It’s been a while since I made a dessert, ya know? Almost a month! I’m high five-ing myself for exceptional self-control. However, all streaks are at some point broken, so today, a little twist on somewhat classic Brazilian dessert. Much in the same manner that I twisted that famous Marshall Islands macadamia nut tart into some fantabulisticulous coconut macadamia nut brittle ice cream (swoon. MUST MAKE AGAIN SOON), so do I twist this Brazil Nut cake into some ice cream.
Seems like I’ve been making too much cake lately (is that possible? Mmm. No.) and not enough ice cream (is there every enough ice cream? Mmm. No.). But anyway, cake into ice cream. NO CHURN. Too easy. Too, too easy.
There are a bunch of recipes out there for no churn, but the most popular seems to be a base of merely three ingredients: sweetened condensed milk (heaven), whipped cream (heaven) and vanilla (heaven). So, already heaven in my mouth. Add in whatever mix-ins you want and you have ice cream in just a few hours rather than more than a day as you wait for your churn canister to freeze. I like this.
The original recipes I found for Brazil Nut cake are quite simple and also contained sweetened condensed milk, as well as cocoa liquor, coconut and Brazil nuts. I used my mad improve skillz and this recipe borrows those flavors and contains cocoa powder, coffee liquor (because, yo, coffee!), toasted coconut and toasted Brazil nuts.
I can’t help myself. Someone come take this away. I think I just broke myfitnesspal.
A little about Brazil nuts: The Brazil nut tree is native to the Guianas, Venezuela, Brazil, eastern Colombia, eastern Peru, and eastern Bolivia. According to Wikipedia (take it as you will), there are… issues with them. The European Union has imposed strict regulations on the import from Brazil of Brazil nuts in their shells, as the shells have been found to contain high levels of aflatoxins, which can lead to liver cancer. They also contain small amounts of radium, about 1000 times higher than in several other common foods. According to Oak Ridge Associated Universities, this is not because of elevated levels of radium in the soil, but due to “the very extensive root system of the tree.” Like other nuts, though, they are high in protein, fat and other nutrients and are a popular food source. So, before indulging in too many, make your pro-con list and act accordingly.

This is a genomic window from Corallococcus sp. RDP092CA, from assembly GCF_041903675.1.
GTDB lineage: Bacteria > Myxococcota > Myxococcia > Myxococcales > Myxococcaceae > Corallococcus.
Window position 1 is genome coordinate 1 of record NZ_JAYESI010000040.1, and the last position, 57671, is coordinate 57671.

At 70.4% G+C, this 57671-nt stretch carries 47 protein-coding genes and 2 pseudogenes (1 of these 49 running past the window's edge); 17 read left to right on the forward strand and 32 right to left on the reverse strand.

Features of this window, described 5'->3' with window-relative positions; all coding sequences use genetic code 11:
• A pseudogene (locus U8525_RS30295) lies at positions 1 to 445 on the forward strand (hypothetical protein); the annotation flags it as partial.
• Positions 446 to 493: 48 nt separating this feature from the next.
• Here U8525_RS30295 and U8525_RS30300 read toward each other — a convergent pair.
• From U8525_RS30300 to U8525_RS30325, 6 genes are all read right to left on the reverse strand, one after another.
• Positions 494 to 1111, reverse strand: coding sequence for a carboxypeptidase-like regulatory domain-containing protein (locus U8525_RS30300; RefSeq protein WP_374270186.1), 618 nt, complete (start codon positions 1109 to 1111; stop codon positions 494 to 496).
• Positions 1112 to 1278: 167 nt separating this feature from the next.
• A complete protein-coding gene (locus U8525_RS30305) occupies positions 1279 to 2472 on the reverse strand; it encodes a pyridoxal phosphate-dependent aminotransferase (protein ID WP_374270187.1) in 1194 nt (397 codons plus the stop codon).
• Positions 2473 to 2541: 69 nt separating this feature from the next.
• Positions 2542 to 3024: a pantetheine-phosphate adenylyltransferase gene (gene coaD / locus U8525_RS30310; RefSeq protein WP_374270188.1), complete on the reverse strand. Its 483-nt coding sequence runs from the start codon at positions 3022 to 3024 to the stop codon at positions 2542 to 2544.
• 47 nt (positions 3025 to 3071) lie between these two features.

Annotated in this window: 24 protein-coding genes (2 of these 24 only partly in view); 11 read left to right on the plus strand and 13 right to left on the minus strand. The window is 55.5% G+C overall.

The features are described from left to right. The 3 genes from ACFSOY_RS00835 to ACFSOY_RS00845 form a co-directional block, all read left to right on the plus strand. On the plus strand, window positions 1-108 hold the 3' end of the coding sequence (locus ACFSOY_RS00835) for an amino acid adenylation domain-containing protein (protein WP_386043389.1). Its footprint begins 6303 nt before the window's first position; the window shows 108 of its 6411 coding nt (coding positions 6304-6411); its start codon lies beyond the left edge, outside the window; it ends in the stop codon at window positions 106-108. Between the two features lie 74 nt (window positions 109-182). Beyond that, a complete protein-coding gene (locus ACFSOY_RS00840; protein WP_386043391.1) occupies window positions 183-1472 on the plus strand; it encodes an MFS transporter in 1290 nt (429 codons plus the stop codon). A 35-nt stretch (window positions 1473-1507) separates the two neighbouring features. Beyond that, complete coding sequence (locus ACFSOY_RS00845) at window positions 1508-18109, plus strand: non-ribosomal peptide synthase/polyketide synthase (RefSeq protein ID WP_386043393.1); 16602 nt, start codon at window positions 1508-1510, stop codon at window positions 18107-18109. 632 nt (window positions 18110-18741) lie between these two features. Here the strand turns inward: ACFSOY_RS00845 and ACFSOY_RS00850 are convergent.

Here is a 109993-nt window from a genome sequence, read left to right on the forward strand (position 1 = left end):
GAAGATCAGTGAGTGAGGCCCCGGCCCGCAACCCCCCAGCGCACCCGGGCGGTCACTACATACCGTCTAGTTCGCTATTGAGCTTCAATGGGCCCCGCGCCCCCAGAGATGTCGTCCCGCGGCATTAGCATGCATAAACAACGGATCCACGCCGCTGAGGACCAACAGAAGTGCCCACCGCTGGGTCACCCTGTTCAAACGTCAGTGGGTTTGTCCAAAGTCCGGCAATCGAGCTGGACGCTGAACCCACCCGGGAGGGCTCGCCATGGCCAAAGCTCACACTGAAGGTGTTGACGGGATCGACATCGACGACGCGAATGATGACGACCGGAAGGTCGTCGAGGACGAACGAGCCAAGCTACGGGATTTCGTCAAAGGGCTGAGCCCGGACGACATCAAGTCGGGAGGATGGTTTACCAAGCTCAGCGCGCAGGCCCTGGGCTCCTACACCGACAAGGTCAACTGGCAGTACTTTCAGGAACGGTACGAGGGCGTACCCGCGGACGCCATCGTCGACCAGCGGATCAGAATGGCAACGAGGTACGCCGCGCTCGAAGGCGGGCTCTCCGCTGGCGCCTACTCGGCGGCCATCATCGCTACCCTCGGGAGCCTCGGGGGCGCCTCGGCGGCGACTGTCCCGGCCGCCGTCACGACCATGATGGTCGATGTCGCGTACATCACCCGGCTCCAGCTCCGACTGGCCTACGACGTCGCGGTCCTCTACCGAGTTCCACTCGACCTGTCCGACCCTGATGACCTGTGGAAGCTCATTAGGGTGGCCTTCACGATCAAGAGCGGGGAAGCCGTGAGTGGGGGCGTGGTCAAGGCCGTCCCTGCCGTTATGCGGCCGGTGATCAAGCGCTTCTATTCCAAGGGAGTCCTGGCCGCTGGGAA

Back to the ice cream. Turns out I’m a bit of a texture junkie when it comes to ice cream, a fact that just now dawns on me. I think I never thought I was because I always tend to put my texture ON the smooth and creamy base and then mix it in. In my desire to add lots of texture to this ice cream, I found myself a wee bit disappointed. The toasted coconut flakes lost their crunch and ended up tasting a bit wonky as a result. If I were to make this again, I’d garnish with the coconut at the end rather than mixing it in from the start. Something to consider.
Overall, a great use for those extraneous Brazil nuts that seem to be all aplenty in that jar of mixed nuts. Because, let’s be serious, no one wants to eat that many Brazil nuts straight up.
- 2 cups whipping cream
- 1 14-ounce can sweetened condensed milk
- 1 tsp vanilla extract
- 2 TB Kahlua liquor
- ½ cup salted Brazil nuts, roasted and coarsely chopped
- 1/3 cup shredded coconut, lightly toasted and cooled
- 6 TB unsweetened dark cocoa powder
- In the bowl of electric mixer, add the whipping cream and beat to stiff peaks.
- In another small bowl, combine the sweetened condensed milk, vanilla, Kalhua and cocoa powder. Mix until well combined.
- Little by little, gently fold the whipped cream into the sweetened condensed milk mixture, careful not to deflate the cream too much. Fold in the nuts and coconut.
- Freeze until solid, at least 4 hours. Enjoy!
- If you prefer crunchy coconut, rather than adding it to the base, add it for some crunch on top
But let me tell you what I really think…
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